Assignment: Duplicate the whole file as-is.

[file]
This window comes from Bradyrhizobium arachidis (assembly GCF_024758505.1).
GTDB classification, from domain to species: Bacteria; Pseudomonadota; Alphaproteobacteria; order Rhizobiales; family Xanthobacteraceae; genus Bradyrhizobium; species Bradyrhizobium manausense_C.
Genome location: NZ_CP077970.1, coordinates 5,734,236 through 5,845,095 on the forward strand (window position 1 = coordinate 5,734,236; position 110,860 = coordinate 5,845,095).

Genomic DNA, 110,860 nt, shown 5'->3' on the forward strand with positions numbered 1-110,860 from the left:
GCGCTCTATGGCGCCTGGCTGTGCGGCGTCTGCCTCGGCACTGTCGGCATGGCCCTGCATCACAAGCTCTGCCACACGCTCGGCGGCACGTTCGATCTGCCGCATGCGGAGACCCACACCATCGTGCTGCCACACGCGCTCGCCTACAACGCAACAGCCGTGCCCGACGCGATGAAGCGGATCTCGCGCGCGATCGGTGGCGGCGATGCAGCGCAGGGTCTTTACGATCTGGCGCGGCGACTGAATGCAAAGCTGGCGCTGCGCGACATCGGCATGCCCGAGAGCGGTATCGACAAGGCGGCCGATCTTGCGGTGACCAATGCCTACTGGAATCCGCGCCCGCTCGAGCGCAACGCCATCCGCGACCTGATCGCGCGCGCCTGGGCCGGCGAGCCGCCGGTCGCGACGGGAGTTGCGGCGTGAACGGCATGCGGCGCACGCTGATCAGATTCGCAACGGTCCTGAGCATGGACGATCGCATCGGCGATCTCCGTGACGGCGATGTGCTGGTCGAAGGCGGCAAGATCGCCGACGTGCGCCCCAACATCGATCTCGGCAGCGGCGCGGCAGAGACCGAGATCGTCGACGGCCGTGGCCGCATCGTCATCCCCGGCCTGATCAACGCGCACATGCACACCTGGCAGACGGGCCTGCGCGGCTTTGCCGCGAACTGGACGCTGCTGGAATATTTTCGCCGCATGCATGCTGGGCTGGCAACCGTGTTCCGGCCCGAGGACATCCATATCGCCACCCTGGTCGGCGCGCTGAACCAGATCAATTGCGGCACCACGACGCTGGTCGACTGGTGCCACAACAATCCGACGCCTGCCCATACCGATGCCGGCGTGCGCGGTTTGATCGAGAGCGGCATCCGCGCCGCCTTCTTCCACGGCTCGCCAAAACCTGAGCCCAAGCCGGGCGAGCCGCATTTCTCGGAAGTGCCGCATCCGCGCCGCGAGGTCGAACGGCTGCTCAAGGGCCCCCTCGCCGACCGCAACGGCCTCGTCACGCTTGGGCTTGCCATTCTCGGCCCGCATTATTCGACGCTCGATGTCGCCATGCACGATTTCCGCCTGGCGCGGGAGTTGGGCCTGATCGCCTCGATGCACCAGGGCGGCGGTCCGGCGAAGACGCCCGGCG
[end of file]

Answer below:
This window comes from Bradyrhizobium arachidis (assembly GCF_024758505.1).
GTDB classification, from domain to species: Bacteria; Pseudomonadota; Alphaproteobacteria; order Rhizobiales; family Xanthobacteraceae; genus Bradyrhizobium; species Bradyrhizobium manausense_C.
Genome location: NZ_CP077970.1, coordinates 5,734,236 through 5,845,095 on the forward strand (window position 1 = coordinate 5,734,236; position 110,860 = coordinate 5,845,095).

Genomic DNA, 110,860 nt, shown 5'->3' on the forward strand with positions numbered 1-110,860 from the left:
GCGCTCTATGGCGCCTGGCTGTGCGGCGTCTGCCTCGGCACTGTCGGCATGGCCCTGCATCACAAGCTCTGCCACACGCTCGGCGGCACGTTCGATCTGCCGCATGCGGAGACCCACACCATCGTGCTGCCACACGCGCTCGCCTACAACGCAACAGCCGTGCCCGACGCGATGAAGCGGATCTCGCGCGCGATCGGTGGCGGCGATGCAGCGCAGGGTCTTTACGATCTGGCGCGGCGACTGAATGCAAAGCTGGCGCTGCGCGACATCGGCATGCCCGAGAGCGGTATCGACAAGGCGGCCGATCTTGCGGTGACCAATGCCTACTGGAATCCGCGCCCGCTCGAGCGCAACGCCATCCGCGACCTGATCGCGCGCGCCTGGGCCGGCGAGCCGCCGGTCGCGACGGGAGTTGCGGCGTGAACGGCATGCGGCGCACGCTGATCAGATTCGCAACGGTCCTGAGCATGGACGATCGCATCGGCGATCTCCGTGACGGCGATGTGCTGGTCGAAGGCGGCAAGATCGCCGACGTGCGCCCCAACATCGATCTCGGCAGCGGCGCGGCAGAGACCGAGATCGTCGACGGCCGTGGCCGCATCGTCATCCCCGGCCTGATCAACGCGCACATGCACACCTGGCAGACGGGCCTGCGCGGCTTTGCCGCGAACTGGACGCTGCTGGAATATTTTCGCCGCATGCATGCTGGGCTGGCAACCGTGTTCCGGCCCGAGGACATCCATATCGCCACCCTGGTCGGCGCGCTGAACCAGATCAATTGCGGCACCACGACGCTGGTCGACTGGTGCCACAACAATCCGACGCCTGCCCATACCGATGCCGGCGTGCGCGGTTTGATCGAGAGCGGCATCCGCGCCGCCTTCTTCCACGGCTCGCCAAAACCTGAGCCCAAGCCGGGCGAGCCGCATTTCTCGGAAGTGCCGCATCCGCGCCGCGAGGTCGAACGGCTGCTCAAGGGCCCCCTCGCCGACCGCAACGGCCTCGTCACGCTTGGGCTTGCCATTCTCGGCCCGCATTATTCGACGCTCGATGTCGCCATGCACGATTTCCGCCTGGCGCGGGAGTTGGGCCTGATCGCCTCGATGCACCAGGGCGGCGGTCCGGCGAAGACGCCCGGCG